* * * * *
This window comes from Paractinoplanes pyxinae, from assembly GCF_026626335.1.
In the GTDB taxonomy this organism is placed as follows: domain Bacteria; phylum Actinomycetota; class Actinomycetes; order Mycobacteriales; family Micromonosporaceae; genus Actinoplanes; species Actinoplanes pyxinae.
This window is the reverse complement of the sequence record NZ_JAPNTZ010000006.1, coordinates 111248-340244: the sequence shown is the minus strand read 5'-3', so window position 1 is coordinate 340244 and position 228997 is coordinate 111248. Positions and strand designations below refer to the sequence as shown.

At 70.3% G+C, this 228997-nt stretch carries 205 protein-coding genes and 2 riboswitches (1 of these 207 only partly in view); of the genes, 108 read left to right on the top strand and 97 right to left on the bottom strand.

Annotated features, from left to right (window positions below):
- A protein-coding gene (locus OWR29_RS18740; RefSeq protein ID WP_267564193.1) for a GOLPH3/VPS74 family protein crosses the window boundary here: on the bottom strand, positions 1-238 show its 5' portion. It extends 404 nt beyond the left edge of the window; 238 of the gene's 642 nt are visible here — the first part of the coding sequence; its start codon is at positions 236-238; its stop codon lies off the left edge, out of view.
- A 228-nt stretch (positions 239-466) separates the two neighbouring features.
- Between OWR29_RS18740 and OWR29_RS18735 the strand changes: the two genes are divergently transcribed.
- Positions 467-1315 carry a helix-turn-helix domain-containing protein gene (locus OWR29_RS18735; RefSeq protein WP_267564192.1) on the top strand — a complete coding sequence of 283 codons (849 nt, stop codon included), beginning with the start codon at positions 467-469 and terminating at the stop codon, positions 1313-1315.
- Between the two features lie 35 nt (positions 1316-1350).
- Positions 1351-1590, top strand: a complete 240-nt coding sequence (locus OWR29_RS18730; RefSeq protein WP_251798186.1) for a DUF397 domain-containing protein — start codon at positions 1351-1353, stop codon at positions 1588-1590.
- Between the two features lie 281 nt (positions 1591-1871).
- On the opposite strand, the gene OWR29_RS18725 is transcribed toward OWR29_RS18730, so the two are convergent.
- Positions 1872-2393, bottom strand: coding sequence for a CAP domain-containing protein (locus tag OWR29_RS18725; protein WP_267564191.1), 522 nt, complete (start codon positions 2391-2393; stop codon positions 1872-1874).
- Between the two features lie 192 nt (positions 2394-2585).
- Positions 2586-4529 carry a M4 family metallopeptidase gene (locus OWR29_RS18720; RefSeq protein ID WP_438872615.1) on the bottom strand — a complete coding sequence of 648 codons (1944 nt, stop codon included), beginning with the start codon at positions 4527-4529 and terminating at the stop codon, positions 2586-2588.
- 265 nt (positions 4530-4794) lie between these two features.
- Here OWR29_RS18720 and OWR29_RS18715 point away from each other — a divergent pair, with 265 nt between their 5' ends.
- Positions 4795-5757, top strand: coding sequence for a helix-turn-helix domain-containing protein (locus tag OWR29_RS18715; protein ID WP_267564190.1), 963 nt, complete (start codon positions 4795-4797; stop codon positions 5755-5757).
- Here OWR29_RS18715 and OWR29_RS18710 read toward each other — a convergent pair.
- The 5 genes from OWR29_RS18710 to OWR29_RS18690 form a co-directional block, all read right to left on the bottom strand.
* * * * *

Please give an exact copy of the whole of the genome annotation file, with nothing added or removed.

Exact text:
This window comes from Paractinoplanes pyxinae, from assembly GCF_026626335.1.
In the GTDB taxonomy this organism is placed as follows: domain Bacteria; phylum Actinomycetota; class Actinomycetes; order Mycobacteriales; family Micromonosporaceae; genus Actinoplanes; species Actinoplanes pyxinae.
This window is the reverse complement of the sequence record NZ_JAPNTZ010000006.1, coordinates 111248-340244: the sequence shown is the minus strand read 5'-3', so window position 1 is coordinate 340244 and position 228997 is coordinate 111248. Positions and strand designations below refer to the sequence as shown.

At 70.3% G+C, this 228997-nt stretch carries 205 protein-coding genes and 2 riboswitches (1 of these 207 only partly in view); of the genes, 108 read left to right on the top strand and 97 right to left on the bottom strand.

Annotated features, from left to right (window positions below):
- A protein-coding gene (locus OWR29_RS18740; RefSeq protein ID WP_267564193.1) for a GOLPH3/VPS74 family protein crosses the window boundary here: on the bottom strand, positions 1-238 show its 5' portion. It extends 404 nt beyond the left edge of the window; 238 of the gene's 642 nt are visible here — the first part of the coding sequence; its start codon is at positions 236-238; its stop codon lies off the left edge, out of view.
- A 228-nt stretch (positions 239-466) separates the two neighbouring features.
- Between OWR29_RS18740 and OWR29_RS18735 the strand changes: the two genes are divergently transcribed.
- Positions 467-1315 carry a helix-turn-helix domain-containing protein gene (locus OWR29_RS18735; RefSeq protein WP_267564192.1) on the top strand — a complete coding sequence of 283 codons (849 nt, stop codon included), beginning with the start codon at positions 467-469 and terminating at the stop codon, positions 1313-1315.
- Between the two features lie 35 nt (positions 1316-1350).
- Positions 1351-1590, top strand: a complete 240-nt coding sequence (locus OWR29_RS18730; RefSeq protein WP_251798186.1) for a DUF397 domain-containing protein — start codon at positions 1351-1353, stop codon at positions 1588-1590.
- Between the two features lie 281 nt (positions 1591-1871).
- On the opposite strand, the gene OWR29_RS18725 is transcribed toward OWR29_RS18730, so the two are convergent.
- Positions 1872-2393, bottom strand: coding sequence for a CAP domain-containing protein (locus tag OWR29_RS18725; protein WP_267564191.1), 522 nt, complete (start codon positions 2391-2393; stop codon positions 1872-1874).
- Between the two features lie 192 nt (positions 2394-2585).
- Positions 2586-4529 carry a M4 family metallopeptidase gene (locus OWR29_RS18720; RefSeq protein ID WP_438872615.1) on the bottom strand — a complete coding sequence of 648 codons (1944 nt, stop codon included), beginning with the start codon at positions 4527-4529 and terminating at the stop codon, positions 2586-2588.
- 265 nt (positions 4530-4794) lie between these two features.
- Here OWR29_RS18720 and OWR29_RS18715 point away from each other — a divergent pair, with 265 nt between their 5' ends.
- Positions 4795-5757, top strand: coding sequence for a helix-turn-helix domain-containing protein (locus tag OWR29_RS18715; protein ID WP_267564190.1), 963 nt, complete (start codon positions 4795-4797; stop codon positions 5755-5757).
- Here OWR29_RS18715 and OWR29_RS18710 read toward each other — a convergent pair.
- The 5 genes from OWR29_RS18710 to OWR29_RS18690 form a co-directional block, all read right to left on the bottom strand.